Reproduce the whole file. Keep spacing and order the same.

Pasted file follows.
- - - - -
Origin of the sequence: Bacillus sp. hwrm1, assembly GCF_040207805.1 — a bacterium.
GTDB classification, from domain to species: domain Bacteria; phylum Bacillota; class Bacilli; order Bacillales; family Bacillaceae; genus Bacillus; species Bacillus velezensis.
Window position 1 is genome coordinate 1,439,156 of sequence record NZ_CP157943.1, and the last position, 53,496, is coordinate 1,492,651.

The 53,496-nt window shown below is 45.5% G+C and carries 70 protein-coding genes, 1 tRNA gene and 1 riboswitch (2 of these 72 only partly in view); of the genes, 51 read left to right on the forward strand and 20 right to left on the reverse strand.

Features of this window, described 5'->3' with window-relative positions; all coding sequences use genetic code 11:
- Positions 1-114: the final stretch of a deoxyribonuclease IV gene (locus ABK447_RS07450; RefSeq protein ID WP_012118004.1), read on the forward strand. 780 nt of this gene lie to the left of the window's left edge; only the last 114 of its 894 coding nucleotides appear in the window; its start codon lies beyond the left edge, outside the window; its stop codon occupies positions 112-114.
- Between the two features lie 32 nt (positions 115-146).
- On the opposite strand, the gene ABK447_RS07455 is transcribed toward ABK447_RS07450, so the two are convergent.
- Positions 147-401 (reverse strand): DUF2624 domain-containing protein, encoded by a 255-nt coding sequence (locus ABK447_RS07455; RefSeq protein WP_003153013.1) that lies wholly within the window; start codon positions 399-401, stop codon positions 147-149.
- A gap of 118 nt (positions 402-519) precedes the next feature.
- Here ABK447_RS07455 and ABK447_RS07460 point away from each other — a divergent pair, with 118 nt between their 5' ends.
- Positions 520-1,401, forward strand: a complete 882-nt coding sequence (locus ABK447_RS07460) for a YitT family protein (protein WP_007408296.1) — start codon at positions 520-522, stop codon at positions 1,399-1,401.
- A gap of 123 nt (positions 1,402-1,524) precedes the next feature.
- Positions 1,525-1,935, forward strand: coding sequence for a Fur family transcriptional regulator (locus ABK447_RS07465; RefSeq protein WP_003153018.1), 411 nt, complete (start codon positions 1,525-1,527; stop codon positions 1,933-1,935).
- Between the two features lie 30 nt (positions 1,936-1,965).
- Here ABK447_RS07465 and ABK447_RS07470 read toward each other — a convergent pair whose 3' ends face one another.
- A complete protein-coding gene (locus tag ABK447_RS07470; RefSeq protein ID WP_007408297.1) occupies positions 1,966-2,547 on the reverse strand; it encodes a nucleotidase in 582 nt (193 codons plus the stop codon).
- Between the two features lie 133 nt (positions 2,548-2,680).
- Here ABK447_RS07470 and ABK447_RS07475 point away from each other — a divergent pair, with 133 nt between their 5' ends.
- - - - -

Origin of the sequence: Bacillus sp. hwrm1, assembly GCF_040207805.1 — a bacterium.
GTDB classification, from domain to species: domain Bacteria; phylum Bacillota; class Bacilli; order Bacillales; family Bacillaceae; genus Bacillus; species Bacillus velezensis.
Window position 1 is genome coordinate 1,439,156 of sequence record NZ_CP157943.1, and the last position, 53,496, is coordinate 1,492,651.

The 53,496-nt window shown below is 45.5% G+C and carries 70 protein-coding genes, 1 tRNA gene and 1 riboswitch (2 of these 72 only partly in view); of the genes, 51 read left to right on the forward strand and 20 right to left on the reverse strand.

Features of this window, described 5'->3' with window-relative positions; all coding sequences use genetic code 11:
- Positions 1-114: the final stretch of a deoxyribonuclease IV gene (locus ABK447_RS07450; RefSeq protein ID WP_012118004.1), read on the forward strand. 780 nt of this gene lie to the left of the window's left edge; only the last 114 of its 894 coding nucleotides appear in the window; its start codon lies beyond the left edge, outside the window; its stop codon occupies positions 112-114.
- Between the two features lie 32 nt (positions 115-146).
- On the opposite strand, the gene ABK447_RS07455 is transcribed toward ABK447_RS07450, so the two are convergent.
- Positions 147-401 (reverse strand): DUF2624 domain-containing protein, encoded by a 255-nt coding sequence (locus ABK447_RS07455; RefSeq protein WP_003153013.1) that lies wholly within the window; start codon positions 399-401, stop codon positions 147-149.
- A gap of 118 nt (positions 402-519) precedes the next feature.
- Here ABK447_RS07455 and ABK447_RS07460 point away from each other — a divergent pair, with 118 nt between their 5' ends.
- Positions 520-1,401, forward strand: a complete 882-nt coding sequence (locus ABK447_RS07460) for a YitT family protein (protein WP_007408296.1) — start codon at positions 520-522, stop codon at positions 1,399-1,401.
- A gap of 123 nt (positions 1,402-1,524) precedes the next feature.
- Positions 1,525-1,935, forward strand: coding sequence for a Fur family transcriptional regulator (locus ABK447_RS07465; RefSeq protein WP_003153018.1), 411 nt, complete (start codon positions 1,525-1,527; stop codon positions 1,933-1,935).
- Between the two features lie 30 nt (positions 1,936-1,965).
- Here ABK447_RS07465 and ABK447_RS07470 read toward each other — a convergent pair whose 3' ends face one another.
- A complete protein-coding gene (locus tag ABK447_RS07470; RefSeq protein ID WP_007408297.1) occupies positions 1,966-2,547 on the reverse strand; it encodes a nucleotidase in 582 nt (193 codons plus the stop codon).
- Between the two features lie 133 nt (positions 2,548-2,680).
- Here ABK447_RS07470 and ABK447_RS07475 point away from each other — a divergent pair, with 133 nt between their 5' ends.